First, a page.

This article, written by Taran Rampersad, originally appeared on LinuxGazette.com, a community site dedicated to "making Linux just a little more fun". Linux Gazette, an SSC sister publication of TUX, sees nearly 600,000 visitors every month.
As I pack whatever I think is worth keeping into a few bags and a shipping box, I realized that I needed a laptop - again. As I leave Trinidad behind, heading to LinuxWorld and ending up in the Dominican Republic, a laptop becomes important. It also saves me from lugging around a 19" monitor and an array of CPUs which has an inefficient weight to value ratio - at least for being mobile.
For years now, I've been writing about Linux. At first I wrote primarily about the server but as early as 1996, I had already started using Linux as my desktop. I had already started to see the promise of this incredible operating system but my enthusiasm regarding its place on the desktop might have been a little premature. The Linux desktop was still in its infancy and while a user like myself might have been able to make it work in this environment, despite my efforts to use it as my one and only desktop system, it was still too early for most. Even I still dual booted to do some of my work.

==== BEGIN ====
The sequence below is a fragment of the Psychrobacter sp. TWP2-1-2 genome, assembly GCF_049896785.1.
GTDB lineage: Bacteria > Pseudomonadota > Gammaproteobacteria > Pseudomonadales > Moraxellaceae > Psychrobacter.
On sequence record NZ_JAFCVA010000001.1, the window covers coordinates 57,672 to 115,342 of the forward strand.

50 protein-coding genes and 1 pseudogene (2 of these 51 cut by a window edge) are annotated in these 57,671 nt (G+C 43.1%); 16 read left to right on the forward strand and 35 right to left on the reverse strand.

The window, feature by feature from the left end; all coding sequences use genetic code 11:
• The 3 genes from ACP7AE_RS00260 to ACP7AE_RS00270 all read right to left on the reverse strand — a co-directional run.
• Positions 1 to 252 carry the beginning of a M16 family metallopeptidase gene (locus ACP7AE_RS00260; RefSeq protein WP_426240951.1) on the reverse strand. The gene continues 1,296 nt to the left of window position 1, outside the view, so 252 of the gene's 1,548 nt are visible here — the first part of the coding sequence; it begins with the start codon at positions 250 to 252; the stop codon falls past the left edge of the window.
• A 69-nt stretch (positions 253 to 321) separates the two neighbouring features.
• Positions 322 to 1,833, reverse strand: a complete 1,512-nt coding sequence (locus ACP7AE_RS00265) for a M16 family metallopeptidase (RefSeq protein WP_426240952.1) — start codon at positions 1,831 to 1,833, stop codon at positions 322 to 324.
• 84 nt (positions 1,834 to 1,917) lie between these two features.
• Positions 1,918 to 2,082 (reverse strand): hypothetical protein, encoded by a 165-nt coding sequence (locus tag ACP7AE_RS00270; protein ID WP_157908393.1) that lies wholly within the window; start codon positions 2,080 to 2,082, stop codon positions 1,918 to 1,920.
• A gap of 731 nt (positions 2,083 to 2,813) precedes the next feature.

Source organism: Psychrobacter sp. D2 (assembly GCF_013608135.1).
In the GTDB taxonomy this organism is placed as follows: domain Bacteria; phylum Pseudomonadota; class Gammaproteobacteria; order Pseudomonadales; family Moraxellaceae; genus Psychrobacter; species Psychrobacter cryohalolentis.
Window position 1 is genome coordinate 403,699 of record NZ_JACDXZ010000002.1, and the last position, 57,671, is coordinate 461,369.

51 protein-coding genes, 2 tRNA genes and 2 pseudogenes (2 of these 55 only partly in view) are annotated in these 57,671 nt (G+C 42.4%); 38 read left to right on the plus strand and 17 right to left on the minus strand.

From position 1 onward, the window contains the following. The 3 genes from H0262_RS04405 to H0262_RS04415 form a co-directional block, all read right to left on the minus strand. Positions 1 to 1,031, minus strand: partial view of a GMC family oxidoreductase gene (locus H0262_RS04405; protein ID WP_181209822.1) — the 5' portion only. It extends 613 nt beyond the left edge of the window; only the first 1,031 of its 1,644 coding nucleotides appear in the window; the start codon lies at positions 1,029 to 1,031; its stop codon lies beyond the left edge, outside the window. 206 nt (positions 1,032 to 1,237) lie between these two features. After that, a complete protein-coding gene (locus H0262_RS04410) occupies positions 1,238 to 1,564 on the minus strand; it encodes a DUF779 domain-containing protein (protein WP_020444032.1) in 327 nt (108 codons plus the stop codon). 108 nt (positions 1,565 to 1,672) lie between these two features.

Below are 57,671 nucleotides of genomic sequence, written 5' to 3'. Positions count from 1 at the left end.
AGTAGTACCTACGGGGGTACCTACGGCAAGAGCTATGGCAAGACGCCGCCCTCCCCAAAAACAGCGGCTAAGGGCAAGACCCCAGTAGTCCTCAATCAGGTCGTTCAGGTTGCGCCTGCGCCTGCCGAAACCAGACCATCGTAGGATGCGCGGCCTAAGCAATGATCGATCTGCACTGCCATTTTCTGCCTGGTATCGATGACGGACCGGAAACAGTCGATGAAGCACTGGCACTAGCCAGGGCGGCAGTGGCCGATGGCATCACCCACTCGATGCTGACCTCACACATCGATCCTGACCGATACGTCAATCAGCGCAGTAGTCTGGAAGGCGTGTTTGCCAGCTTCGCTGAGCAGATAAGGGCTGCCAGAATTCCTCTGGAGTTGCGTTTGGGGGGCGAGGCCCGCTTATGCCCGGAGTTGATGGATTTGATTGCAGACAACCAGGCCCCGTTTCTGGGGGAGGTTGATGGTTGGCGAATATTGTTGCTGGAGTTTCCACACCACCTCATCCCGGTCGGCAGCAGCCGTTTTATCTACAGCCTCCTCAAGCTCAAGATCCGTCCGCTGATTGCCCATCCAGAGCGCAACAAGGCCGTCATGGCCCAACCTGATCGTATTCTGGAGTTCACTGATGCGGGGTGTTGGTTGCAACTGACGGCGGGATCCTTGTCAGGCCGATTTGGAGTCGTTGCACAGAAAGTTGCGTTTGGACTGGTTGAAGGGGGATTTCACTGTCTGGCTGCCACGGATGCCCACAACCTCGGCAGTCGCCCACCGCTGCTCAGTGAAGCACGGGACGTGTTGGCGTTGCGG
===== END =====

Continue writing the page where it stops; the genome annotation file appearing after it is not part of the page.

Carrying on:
That was 1996. Two years later, by 1998, Linux had progressed to the point that it was my one desktop OS. Dual-booting was rapidly becoming just a memory. Now, it is 2004.